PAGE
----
The June issue of Governing magazine points out that two other states have already passed laws similar to the controversial anti-immigration legislation signed by Arizona Gov. Jan Brewer in April. Georgia policymakers decided in 2006 that contractors doing business with state and local governments could be audited to make certain their employees were allowed to be in the country.
But no one’s been audited four years later, in part because resources weren’t set aside for the probes. A group representing Hispanic public officials argued the law had more to do with Georgia wanting to lead the nation in states attempting to act on immigration. It also elevated the status of a man who aggressively backed the measure and later became a leader of the Georgia Senate.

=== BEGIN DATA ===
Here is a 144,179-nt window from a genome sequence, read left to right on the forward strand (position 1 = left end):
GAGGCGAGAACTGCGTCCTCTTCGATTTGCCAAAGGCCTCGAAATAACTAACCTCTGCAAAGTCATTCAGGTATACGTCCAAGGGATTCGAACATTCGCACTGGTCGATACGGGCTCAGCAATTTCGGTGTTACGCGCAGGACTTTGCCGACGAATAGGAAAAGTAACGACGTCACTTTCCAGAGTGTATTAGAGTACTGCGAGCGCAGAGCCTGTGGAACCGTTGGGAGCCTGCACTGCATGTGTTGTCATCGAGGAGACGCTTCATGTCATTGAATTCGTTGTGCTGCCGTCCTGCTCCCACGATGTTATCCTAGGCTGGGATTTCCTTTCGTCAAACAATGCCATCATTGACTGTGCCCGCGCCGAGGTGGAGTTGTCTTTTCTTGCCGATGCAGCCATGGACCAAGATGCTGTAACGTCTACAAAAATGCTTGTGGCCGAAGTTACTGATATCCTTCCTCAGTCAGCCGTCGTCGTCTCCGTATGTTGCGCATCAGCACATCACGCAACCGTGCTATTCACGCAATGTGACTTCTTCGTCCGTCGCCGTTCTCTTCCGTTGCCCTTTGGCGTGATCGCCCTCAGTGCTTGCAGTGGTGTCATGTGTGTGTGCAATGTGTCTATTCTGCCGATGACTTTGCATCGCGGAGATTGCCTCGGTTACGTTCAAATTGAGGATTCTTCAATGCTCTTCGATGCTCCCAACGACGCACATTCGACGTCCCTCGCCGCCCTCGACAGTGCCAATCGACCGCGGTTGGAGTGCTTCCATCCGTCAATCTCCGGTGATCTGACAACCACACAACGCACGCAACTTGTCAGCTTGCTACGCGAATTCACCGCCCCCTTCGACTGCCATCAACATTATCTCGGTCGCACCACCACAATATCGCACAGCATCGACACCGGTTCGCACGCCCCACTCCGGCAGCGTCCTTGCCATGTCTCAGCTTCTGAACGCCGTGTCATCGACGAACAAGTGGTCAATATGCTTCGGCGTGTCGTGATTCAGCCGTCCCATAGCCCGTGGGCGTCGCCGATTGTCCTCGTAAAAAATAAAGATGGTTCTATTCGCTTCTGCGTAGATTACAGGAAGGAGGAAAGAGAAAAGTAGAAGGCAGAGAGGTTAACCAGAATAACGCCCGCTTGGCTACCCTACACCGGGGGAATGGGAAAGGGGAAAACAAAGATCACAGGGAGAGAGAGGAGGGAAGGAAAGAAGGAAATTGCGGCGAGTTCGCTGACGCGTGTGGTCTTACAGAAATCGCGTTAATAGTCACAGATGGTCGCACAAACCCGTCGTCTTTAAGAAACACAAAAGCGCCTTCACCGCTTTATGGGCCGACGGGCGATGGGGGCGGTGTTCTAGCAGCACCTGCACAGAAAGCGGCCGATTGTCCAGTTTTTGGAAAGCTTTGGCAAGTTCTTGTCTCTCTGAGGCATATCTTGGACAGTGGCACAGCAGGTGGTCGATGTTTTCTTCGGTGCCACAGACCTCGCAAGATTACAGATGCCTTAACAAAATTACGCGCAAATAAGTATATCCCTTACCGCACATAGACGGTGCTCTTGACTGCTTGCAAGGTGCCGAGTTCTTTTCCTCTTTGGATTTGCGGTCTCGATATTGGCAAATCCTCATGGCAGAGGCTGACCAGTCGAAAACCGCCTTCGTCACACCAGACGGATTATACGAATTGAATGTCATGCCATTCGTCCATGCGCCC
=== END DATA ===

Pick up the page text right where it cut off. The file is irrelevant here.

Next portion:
There are key differences between Arizona and Georgia, as Governing notes. Arizona’s law directs police to ask about the immigration status of people they come into contact with if ‘reasonable suspicion’ exists.
Still, the lesson from Georgia might well apply to Arizona. No state effort to crack down on illegal immigration will do very much unless legislators, bureaucrats and local law enforcement officers stay committed to it. In Arizona, where many police chiefs oppose the new law, it’s quite possible that officers won’t be suspecting residents are illegal immigrants very often.
Critical provisions of another tough-on-immigration law passed by Oklahoma in 2007 have been dismantled by subsequent court challenges, the magazine writes.